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Photo by Cola Gaeta 

Andrew Harper is a freelance dancer, choreographer, and filmmaker. Most recently, Harper was awarded a residency at the UNCSA Choreographic Institute and Hicks Choreographic Fellowship at Jacob’s Pillow. His choreography has appeared at Lincoln Center, Green Space, the USS Intrepid Air, Sea, and Space Museum with Exit 12 Dance Company, Austin Opera, the Glimmerglass Festival, and Columbia Ballet Collaborative at MMAC. Since beginning to create dance for film, his work has been featured in music videos for Daniel Emond and Violet Sands (a Vimeo Staff Pick) and his films have been screened at 92Y’s Mobile Dance Film Festival, Portland Dance Film Fest, Kinetoscope International Screendance Festival, and Film Fest by Rogue Dancer. His four part short film series in collaboration with Katherine Henly (including Circulate) will screen in 2021 and the final installment of the series premiered at the ADF Movies by Movers Festival this summer. He has performed with Lyric Opera of Chicago, The Ashley Bouder Project, Ben Munisteri Dance Projects, Hawaii Opera Theatre, Opera Bordeaux, Theatre du Capitole, and Washington National Opera. Harper was a Kenan Fellow at Lincoln Center Education and holds a BFA in ballet performance from UNC School of the Arts.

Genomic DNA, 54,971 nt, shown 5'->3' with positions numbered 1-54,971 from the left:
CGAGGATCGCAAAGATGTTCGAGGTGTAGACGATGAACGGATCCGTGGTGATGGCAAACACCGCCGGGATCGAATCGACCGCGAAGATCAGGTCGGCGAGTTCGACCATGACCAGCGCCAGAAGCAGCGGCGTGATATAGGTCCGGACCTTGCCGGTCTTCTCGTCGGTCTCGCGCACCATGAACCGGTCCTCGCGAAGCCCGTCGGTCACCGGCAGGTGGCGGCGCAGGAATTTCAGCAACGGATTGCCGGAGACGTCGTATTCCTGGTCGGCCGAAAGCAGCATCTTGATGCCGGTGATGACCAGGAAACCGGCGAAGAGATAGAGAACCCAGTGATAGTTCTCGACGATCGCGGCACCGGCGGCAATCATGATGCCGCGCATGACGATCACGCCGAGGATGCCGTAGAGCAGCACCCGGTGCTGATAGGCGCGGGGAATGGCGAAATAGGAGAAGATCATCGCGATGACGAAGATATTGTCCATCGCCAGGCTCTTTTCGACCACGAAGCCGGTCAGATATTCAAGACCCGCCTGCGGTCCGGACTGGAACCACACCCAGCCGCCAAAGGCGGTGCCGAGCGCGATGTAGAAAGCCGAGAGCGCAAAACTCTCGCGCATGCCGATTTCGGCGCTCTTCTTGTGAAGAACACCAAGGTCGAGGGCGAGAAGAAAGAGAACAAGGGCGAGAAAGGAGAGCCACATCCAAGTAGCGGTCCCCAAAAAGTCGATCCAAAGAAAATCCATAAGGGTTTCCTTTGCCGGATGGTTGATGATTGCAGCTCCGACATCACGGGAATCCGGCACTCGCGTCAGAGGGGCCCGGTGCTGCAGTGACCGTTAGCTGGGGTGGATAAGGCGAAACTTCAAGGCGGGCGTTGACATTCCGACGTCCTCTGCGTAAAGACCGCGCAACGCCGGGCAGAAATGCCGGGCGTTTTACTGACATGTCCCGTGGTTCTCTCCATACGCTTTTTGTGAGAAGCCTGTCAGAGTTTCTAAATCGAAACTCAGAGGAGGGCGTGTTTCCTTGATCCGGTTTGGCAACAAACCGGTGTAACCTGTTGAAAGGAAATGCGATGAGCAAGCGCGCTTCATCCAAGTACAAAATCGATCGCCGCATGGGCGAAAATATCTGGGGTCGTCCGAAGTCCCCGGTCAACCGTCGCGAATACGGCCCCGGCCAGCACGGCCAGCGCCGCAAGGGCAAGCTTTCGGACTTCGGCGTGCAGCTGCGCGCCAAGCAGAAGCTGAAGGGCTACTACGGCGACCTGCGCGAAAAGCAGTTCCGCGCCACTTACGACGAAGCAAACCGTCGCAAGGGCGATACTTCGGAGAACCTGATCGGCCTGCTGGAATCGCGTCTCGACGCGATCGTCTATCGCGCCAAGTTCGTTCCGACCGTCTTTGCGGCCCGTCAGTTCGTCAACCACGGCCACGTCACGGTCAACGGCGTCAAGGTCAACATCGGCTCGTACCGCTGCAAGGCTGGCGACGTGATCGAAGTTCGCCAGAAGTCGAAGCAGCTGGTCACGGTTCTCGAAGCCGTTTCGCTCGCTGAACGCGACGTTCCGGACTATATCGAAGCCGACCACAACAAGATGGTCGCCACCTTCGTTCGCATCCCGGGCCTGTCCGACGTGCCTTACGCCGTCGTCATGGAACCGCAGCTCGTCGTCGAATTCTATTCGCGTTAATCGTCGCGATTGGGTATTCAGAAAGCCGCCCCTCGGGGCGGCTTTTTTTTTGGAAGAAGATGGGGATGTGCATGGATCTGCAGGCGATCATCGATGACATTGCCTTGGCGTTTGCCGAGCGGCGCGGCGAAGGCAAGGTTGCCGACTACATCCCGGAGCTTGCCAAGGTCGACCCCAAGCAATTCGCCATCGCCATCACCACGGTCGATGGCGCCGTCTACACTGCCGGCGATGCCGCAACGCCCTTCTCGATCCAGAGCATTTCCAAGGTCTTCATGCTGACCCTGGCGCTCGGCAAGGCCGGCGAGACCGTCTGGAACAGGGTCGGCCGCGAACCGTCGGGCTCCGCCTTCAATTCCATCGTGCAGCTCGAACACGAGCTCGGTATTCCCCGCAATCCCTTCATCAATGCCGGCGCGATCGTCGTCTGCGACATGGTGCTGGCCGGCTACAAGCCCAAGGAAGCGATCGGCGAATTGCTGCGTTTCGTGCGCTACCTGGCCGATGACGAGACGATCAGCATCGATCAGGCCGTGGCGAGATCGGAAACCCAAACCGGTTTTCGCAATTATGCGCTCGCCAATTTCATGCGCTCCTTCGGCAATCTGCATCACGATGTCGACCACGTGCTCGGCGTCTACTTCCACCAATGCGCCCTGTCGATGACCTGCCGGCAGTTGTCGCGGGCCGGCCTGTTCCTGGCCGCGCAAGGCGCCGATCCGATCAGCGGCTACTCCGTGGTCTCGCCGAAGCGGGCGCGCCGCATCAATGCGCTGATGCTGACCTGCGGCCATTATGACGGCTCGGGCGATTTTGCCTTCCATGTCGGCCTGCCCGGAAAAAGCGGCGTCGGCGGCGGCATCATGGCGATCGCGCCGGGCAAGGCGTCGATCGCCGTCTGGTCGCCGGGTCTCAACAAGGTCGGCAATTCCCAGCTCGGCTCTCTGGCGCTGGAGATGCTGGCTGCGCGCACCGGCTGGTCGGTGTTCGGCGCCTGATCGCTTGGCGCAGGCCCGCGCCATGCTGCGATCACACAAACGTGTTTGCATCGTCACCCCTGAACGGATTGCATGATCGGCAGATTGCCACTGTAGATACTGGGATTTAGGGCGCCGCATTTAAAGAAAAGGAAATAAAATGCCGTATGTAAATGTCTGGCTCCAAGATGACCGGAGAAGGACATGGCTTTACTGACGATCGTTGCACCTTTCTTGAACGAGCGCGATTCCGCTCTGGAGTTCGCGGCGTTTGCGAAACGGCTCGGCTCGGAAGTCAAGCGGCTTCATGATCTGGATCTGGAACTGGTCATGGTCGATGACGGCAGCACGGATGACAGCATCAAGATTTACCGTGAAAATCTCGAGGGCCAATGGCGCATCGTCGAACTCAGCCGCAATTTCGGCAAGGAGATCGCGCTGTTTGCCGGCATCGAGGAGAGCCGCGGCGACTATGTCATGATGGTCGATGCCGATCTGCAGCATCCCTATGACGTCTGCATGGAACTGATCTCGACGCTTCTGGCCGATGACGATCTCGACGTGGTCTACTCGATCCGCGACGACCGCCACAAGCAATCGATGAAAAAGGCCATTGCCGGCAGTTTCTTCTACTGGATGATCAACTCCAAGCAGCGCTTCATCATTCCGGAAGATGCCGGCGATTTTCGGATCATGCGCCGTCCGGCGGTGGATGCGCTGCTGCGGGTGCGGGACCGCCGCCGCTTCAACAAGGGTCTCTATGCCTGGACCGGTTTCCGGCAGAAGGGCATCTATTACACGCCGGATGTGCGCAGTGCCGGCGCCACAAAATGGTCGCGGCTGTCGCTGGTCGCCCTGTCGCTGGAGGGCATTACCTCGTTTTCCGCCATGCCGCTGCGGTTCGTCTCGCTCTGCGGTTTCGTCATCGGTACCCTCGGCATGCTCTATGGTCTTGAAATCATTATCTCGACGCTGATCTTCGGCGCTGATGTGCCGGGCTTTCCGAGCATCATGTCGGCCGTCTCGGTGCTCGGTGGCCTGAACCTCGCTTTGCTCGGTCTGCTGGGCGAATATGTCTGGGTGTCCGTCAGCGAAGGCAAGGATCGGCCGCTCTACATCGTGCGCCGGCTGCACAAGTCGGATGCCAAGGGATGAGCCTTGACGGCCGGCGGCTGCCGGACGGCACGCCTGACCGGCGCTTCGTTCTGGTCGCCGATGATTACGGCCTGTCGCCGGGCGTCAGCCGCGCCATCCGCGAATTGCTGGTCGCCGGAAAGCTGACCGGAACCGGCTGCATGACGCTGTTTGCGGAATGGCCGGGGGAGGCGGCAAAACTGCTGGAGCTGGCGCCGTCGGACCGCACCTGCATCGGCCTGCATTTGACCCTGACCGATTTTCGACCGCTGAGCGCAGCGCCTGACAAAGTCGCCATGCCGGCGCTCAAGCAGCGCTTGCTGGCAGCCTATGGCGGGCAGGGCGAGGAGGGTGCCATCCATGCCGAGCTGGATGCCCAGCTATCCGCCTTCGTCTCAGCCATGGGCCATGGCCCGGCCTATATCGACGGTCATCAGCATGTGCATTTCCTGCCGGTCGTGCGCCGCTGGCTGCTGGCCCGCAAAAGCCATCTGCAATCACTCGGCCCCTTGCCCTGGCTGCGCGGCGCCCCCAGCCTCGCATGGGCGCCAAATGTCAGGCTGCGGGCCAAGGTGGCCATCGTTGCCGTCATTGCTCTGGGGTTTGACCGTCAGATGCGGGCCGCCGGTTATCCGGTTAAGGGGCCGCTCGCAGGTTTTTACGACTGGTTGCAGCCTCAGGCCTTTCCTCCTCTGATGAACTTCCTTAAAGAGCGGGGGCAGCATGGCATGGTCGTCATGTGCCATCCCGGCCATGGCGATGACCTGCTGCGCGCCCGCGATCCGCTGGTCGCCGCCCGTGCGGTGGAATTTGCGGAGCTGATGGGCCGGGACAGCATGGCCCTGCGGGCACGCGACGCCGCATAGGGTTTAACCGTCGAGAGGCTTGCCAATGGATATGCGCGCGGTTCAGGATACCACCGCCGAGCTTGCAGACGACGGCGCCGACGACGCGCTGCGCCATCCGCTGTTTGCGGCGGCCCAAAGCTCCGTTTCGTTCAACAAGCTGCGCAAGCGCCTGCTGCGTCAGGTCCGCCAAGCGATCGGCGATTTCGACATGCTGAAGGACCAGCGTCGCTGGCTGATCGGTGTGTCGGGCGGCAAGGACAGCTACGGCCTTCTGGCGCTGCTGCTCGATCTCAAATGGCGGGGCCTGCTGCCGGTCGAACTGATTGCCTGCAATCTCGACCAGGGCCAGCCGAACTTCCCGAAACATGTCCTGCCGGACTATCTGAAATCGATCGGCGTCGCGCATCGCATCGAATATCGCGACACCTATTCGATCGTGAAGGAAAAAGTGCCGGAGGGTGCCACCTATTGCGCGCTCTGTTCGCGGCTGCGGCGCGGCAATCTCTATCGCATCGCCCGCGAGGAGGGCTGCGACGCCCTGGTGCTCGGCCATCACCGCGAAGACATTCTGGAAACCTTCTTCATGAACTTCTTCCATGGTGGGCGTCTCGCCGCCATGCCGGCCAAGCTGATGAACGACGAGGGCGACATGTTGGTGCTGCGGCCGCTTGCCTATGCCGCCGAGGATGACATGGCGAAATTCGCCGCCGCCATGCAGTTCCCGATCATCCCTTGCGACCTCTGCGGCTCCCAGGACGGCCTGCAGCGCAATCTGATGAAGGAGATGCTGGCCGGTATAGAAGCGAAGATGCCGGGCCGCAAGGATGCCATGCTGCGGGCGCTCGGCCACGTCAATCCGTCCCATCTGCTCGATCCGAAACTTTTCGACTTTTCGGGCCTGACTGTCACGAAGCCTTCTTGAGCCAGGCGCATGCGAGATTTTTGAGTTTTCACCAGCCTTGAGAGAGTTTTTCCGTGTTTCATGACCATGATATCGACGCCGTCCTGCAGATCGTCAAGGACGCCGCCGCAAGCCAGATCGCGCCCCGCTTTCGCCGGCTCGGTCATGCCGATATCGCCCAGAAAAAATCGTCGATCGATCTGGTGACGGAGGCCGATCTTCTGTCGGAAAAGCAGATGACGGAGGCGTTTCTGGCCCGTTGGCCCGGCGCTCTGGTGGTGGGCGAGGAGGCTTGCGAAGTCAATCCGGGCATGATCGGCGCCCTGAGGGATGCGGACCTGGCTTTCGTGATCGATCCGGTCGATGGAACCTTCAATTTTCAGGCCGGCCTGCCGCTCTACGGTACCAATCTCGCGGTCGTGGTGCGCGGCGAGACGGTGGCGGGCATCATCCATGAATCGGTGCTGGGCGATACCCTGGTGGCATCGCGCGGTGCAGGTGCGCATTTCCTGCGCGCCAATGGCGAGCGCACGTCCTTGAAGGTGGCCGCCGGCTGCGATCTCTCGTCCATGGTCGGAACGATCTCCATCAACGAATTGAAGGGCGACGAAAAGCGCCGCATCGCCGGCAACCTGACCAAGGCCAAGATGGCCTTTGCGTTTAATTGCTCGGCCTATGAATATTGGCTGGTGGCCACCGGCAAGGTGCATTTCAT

For more information visit

IG: @andrewharperchoreography

Jeremy McQueen is an award-winning choreographer, dedicated to story-telling rooted in experience and social engagement. His work aims to create spaces of comfort, solace, and connection through reflection—a sharing of observations of what is going on around him.


Born and raised in San Diego, California, McQueen is a graduate of The Ailey School/Fordham University, B.F.A. in dance program. McQueen is a 2019 recipient of the Bronx Council on the Arts’ BRIO (Bronx Recognizes It’s Own) Award for Excellence in Choreography, a 2013 recipient of the Joffrey Ballet of Chicago’s Choreographers of Color Award [Winning Works] and a two-time finalist of the Capezio Award for Choreographic Excellence. The film adaptation of McQueen’s ballet A Mother’s Rite received a 2020 Emmy® Award nomination from The New York Chapter of the National Academy of Television Arts and Sciences. A Mother’s Rite has been nominated for Outstanding Arts: Program/Special, for excellence in a program or special that focuses on the arts – fine arts, literature, philosophy, and the performing arts.


His work has appeared at the John F. Kennedy Center for the Performing Arts, Carnegie Hall, SummerStage in Central Park, Jacob’s Pillow Dance’, Dancers Responding to AIDS’ Fire Island Dance Festival, and has been commissioned to create works for organizations including American Ballet Theatre’s Jacquline Kennedy Onassis School, the Kentucky Center for the Performing Arts, and The Ailey School, amongst others. As a performer, McQueen has appeared in the Broadway national tours of Wicked and The Color Purple in addition to the Radio City Christmas Spectacular at Radio City Music Hall, and The Metropolitan Opera’s productions of Die Fledermaus, Aida, Les Contes d’Hoffmann, and Don Giovanni.